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A new report launched in Sarajevo on 20 June 2019 gives a detailed picture of the physical, sexual and psychological violence many women and girls have had to endure in Bosnia and Herzegovina.

The report is based on a survey undertaken by the OSCE with support from the European Commission, UNFPA and other partners in 2018 and presents the findings from the OSCE’s qualitative and quantitative study in Bosnia and Herzegovina on violence against women. The study involved:

•    Ten key expert interviews, which provided and overview of issues relating to violence against women and conflict-related acts of violence;
•    A survey of a representative sample of 2,321 women aged 18 - 74 living in BiH, including 1,163 in the Federation of Bosnia and Herzegovina (FBiH), 1,019 in Republika Srpska (RS) and 139 in Brčko District, to establish the prevalence and consequences of violence using a multistage, stratified, random probability sample design;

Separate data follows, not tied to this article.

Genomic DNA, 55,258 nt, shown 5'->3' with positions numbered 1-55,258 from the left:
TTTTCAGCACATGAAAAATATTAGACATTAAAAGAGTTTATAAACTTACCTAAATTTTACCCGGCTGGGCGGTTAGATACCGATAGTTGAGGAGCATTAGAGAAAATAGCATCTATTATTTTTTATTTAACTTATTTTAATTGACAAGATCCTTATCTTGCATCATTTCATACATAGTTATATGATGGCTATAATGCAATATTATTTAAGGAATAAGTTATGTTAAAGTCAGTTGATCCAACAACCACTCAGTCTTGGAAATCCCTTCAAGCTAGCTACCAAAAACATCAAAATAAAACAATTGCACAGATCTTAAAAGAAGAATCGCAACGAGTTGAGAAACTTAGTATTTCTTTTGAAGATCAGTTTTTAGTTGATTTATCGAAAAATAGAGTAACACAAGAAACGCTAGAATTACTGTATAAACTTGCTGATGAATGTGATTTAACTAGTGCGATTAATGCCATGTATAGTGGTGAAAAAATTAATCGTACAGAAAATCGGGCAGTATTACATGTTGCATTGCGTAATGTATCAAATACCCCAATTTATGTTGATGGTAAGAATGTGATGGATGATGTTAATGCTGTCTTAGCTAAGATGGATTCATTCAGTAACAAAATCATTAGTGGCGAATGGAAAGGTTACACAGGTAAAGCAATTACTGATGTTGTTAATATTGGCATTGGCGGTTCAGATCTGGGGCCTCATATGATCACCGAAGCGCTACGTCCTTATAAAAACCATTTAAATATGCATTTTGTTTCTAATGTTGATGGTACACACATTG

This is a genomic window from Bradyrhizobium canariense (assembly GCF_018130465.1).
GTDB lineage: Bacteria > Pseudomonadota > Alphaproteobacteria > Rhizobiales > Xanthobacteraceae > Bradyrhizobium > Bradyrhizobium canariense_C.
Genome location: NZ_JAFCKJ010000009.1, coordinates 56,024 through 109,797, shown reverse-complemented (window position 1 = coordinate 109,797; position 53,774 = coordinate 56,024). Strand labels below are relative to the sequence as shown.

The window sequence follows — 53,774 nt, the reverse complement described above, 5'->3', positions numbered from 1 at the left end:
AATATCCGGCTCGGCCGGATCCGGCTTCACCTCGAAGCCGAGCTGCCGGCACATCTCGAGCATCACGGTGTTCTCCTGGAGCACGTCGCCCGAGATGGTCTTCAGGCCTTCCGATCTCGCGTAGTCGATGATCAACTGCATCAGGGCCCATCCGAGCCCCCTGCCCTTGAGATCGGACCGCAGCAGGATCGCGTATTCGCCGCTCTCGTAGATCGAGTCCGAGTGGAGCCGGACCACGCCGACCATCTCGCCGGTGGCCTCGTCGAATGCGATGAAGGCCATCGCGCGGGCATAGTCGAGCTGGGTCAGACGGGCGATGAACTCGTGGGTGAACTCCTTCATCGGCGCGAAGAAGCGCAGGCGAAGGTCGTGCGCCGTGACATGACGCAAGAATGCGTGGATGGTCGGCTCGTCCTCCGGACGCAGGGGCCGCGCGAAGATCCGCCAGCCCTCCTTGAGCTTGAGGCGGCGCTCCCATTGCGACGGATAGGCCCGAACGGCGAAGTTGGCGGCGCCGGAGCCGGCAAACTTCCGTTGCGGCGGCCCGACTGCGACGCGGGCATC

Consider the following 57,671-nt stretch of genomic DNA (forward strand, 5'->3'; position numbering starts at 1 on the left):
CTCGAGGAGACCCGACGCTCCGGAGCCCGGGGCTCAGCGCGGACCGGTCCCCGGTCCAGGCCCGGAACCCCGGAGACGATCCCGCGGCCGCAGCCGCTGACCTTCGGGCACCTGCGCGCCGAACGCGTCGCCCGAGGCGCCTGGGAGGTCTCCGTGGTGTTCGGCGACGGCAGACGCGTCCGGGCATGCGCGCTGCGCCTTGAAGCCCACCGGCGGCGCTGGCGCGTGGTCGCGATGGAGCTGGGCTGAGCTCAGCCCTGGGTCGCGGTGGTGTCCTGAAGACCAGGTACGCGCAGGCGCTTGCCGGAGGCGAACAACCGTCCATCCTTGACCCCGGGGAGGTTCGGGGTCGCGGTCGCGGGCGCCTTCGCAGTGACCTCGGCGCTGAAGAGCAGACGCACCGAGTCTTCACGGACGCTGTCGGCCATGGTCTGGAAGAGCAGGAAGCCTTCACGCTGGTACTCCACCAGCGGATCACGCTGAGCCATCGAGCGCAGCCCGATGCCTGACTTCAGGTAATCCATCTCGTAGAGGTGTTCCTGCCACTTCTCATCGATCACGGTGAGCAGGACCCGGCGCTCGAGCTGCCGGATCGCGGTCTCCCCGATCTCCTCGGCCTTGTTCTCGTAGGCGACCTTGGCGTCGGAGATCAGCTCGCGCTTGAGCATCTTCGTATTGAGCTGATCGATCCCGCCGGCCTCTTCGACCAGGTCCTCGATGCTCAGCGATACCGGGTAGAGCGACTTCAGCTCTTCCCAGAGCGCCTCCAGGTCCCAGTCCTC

•    Nine focus groups (five in FBiH and four in RS) with women from Bosniak, Serb and Roma backgrounds on their attitudes towards VAW;
•    Six in-depth interviews with women who had experienced violence, including women with a disability, to understand, in more detail, the impact the violence had on them.

Findings from this study are similar in FBiH and RS, notwithstanding the fact that rather more women are conflict-affected in FBiH, though they are still presented separately, as the responsibility to prevent VAW and to support survivors lies at the entity level.

The issue of violence against women is a fairly widespread concern in BiH. Two-thirds of women (67%) think that violence against women is common and over a quarter (27%) think that it is very common.